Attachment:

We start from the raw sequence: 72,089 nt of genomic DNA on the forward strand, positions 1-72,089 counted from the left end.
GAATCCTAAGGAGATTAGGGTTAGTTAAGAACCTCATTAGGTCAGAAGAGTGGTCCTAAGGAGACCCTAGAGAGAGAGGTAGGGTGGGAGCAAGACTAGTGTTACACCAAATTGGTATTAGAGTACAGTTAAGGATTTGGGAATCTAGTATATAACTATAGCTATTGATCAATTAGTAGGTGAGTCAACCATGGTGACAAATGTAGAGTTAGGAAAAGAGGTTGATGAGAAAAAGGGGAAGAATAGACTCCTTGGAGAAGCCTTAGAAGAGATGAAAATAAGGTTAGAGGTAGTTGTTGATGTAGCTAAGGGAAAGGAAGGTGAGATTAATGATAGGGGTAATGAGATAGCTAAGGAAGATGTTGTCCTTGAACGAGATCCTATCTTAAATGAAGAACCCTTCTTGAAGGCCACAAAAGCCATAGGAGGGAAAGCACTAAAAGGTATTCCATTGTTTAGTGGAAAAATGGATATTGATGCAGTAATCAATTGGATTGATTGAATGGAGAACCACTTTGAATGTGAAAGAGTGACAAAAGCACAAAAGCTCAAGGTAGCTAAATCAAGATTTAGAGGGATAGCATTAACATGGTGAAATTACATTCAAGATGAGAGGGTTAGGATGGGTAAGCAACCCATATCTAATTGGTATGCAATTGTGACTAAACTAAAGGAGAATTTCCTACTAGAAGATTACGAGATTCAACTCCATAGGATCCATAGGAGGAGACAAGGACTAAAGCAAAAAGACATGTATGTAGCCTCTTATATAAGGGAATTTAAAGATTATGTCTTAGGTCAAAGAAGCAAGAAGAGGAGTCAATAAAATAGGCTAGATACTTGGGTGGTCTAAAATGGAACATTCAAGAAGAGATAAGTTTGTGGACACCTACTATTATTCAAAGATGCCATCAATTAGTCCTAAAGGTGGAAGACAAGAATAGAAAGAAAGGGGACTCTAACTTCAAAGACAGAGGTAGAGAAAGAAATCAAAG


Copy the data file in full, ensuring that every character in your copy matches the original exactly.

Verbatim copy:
We start from the raw sequence: 72,089 nt of genomic DNA on the forward strand, positions 1-72,089 counted from the left end.
GAATCCTAAGGAGATTAGGGTTAGTTAAGAACCTCATTAGGTCAGAAGAGTGGTCCTAAGGAGACCCTAGAGAGAGAGGTAGGGTGGGAGCAAGACTAGTGTTACACCAAATTGGTATTAGAGTACAGTTAAGGATTTGGGAATCTAGTATATAACTATAGCTATTGATCAATTAGTAGGTGAGTCAACCATGGTGACAAATGTAGAGTTAGGAAAAGAGGTTGATGAGAAAAAGGGGAAGAATAGACTCCTTGGAGAAGCCTTAGAAGAGATGAAAATAAGGTTAGAGGTAGTTGTTGATGTAGCTAAGGGAAAGGAAGGTGAGATTAATGATAGGGGTAATGAGATAGCTAAGGAAGATGTTGTCCTTGAACGAGATCCTATCTTAAATGAAGAACCCTTCTTGAAGGCCACAAAAGCCATAGGAGGGAAAGCACTAAAAGGTATTCCATTGTTTAGTGGAAAAATGGATATTGATGCAGTAATCAATTGGATTGATTGAATGGAGAACCACTTTGAATGTGAAAGAGTGACAAAAGCACAAAAGCTCAAGGTAGCTAAATCAAGATTTAGAGGGATAGCATTAACATGGTGAAATTACATTCAAGATGAGAGGGTTAGGATGGGTAAGCAACCCATATCTAATTGGTATGCAATTGTGACTAAACTAAAGGAGAATTTCCTACTAGAAGATTACGAGATTCAACTCCATAGGATCCATAGGAGGAGACAAGGACTAAAGCAAAAAGACATGTATGTAGCCTCTTATATAAGGGAATTTAAAGATTATGTCTTAGGTCAAAGAAGCAAGAAGAGGAGTCAATAAAATAGGCTAGATACTTGGGTGGTCTAAAATGGAACATTCAAGAAGAGATAAGTTTGTGGACACCTACTATTATTCAAAGATGCCATCAATTAGTCCTAAAGGTGGAAGACAAGAATAGAAAGAAAGGGGACTCTAACTTCAAAGACAGAGGTAGAGAAAGAAATCAAAG